Virtual contest is a way to take part in past contest, as close as possible to participation on time. It is supported only ICPC mode for virtual contests.
If you've seen these problems, a virtual contest is not for you - solve these problems in the archive.
If you just want to solve some problem from a contest, a virtual contest is not for you - solve this problem in the archive.
Never use someone else's code, read the tutorials or communicate with other person during a virtual contest.

No tag edit access

D. New Year Santa Network

time limit per test

2 secondsmemory limit per test

256 megabytesinput

standard inputoutput

standard outputNew Year is coming in Tree World! In this world, as the name implies, there are *n* cities connected by *n* - 1 roads, and for any two distinct cities there always exists a path between them. The cities are numbered by integers from 1 to *n*, and the roads are numbered by integers from 1 to *n* - 1. Let's define *d*(*u*, *v*) as total length of roads on the path between city *u* and city *v*.

As an annual event, people in Tree World repairs exactly one road per year. As a result, the length of one road decreases. It is already known that in the *i*-th year, the length of the *r*_{i}-th road is going to become *w*_{i}, which is shorter than its length before. Assume that the current year is year 1.

Three Santas are planning to give presents annually to all the children in Tree World. In order to do that, they need some preparation, so they are going to choose three distinct cities *c*_{1}, *c*_{2}, *c*_{3} and make exactly one warehouse in each city. The *k*-th (1 ≤ *k* ≤ 3) Santa will take charge of the warehouse in city *c*_{k}.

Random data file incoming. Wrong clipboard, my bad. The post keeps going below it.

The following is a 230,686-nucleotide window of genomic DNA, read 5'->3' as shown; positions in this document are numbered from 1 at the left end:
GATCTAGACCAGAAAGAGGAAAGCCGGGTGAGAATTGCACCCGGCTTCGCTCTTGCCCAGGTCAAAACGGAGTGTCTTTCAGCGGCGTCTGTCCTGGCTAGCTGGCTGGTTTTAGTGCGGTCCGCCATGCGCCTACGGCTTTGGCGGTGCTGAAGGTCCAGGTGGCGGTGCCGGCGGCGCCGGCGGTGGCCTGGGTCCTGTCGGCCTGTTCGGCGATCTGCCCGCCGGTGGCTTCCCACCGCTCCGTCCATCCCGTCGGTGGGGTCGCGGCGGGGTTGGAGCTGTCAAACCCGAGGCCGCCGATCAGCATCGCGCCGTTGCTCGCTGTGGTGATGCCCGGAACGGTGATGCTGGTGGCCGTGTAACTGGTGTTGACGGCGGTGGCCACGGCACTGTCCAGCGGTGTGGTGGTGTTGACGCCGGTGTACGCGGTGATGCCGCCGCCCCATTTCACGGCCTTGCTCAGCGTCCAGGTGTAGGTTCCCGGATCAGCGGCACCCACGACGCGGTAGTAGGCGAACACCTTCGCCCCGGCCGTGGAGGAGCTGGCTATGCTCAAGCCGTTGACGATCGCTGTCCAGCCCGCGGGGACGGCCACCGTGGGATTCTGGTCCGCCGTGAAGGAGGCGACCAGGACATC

It is really boring for the three Santas to keep a warehouse alone. So, they decided to build an only-for-Santa network! The cost needed to build this network equals to *d*(*c*_{1}, *c*_{2}) + *d*(*c*_{2}, *c*_{3}) + *d*(*c*_{3}, *c*_{1}) dollars. Santas are too busy to find the best place, so they decided to choose *c*_{1}, *c*_{2}, *c*_{3} randomly uniformly over all triples of distinct numbers from 1 to *n*. Santas would like to know the expected value of the cost needed to build the network.

However, as mentioned, each year, the length of exactly one road decreases. So, the Santas want to calculate the expected after each length change. Help them to calculate the value.

Input

The first line contains an integer *n* (3 ≤ *n* ≤ 10^{5}) — the number of cities in Tree World.

Next *n* - 1 lines describe the roads. The *i*-th line of them (1 ≤ *i* ≤ *n* - 1) contains three space-separated integers *a*_{i}, *b*_{i}, *l*_{i} (1 ≤ *a*_{i}, *b*_{i} ≤ *n*, *a*_{i} ≠ *b*_{i}, 1 ≤ *l*_{i} ≤ 10^{3}), denoting that the *i*-th road connects cities *a*_{i} and *b*_{i}, and the length of *i*-th road is *l*_{i}.

The next line contains an integer *q* (1 ≤ *q* ≤ 10^{5}) — the number of road length changes.

Next *q* lines describe the length changes. The *j*-th line of them (1 ≤ *j* ≤ *q*) contains two space-separated integers *r*_{j}, *w*_{j} (1 ≤ *r*_{j} ≤ *n* - 1, 1 ≤ *w*_{j} ≤ 10^{3}). It means that in the *j*-th repair, the length of the *r*_{j}-th road becomes *w*_{j}. It is guaranteed that *w*_{j} is smaller than the current length of the *r*_{j}-th road. The same road can be repaired several times.

Output

Output *q* numbers. For each given change, print a line containing the expected cost needed to build the network in Tree World. The answer will be considered correct if its absolute and relative error doesn't exceed 10^{ - 6}.

Examples

Input

3

2 3 5

1 3 3

5

1 4

2 2

1 2

2 1

1 1

Output

14.0000000000

12.0000000000

8.0000000000

6.0000000000

4.0000000000

Input

6

1 5 3

5 3 2

6 1 7

1 4 4

5 2 3

5

1 2

2 1

3 5

4 1

5 2

Output

19.6000000000

18.6000000000

16.6000000000

13.6000000000

12.6000000000

Note

Consider the first sample. There are 6 triples: (1, 2, 3), (1, 3, 2), (2, 1, 3), (2, 3, 1), (3, 1, 2), (3, 2, 1). Because *n* = 3, the cost needed to build the network is always *d*(1, 2) + *d*(2, 3) + *d*(3, 1) for all the triples. So, the expected cost equals to *d*(1, 2) + *d*(2, 3) + *d*(3, 1).

Codeforces (c) Copyright 2010-2019 Mike Mirzayanov

The only programming contests Web 2.0 platform

Server time: Oct/20/2019 18:12:26 (h3).

Desktop version, switch to mobile version.

Supported by

User lists

Name |
---|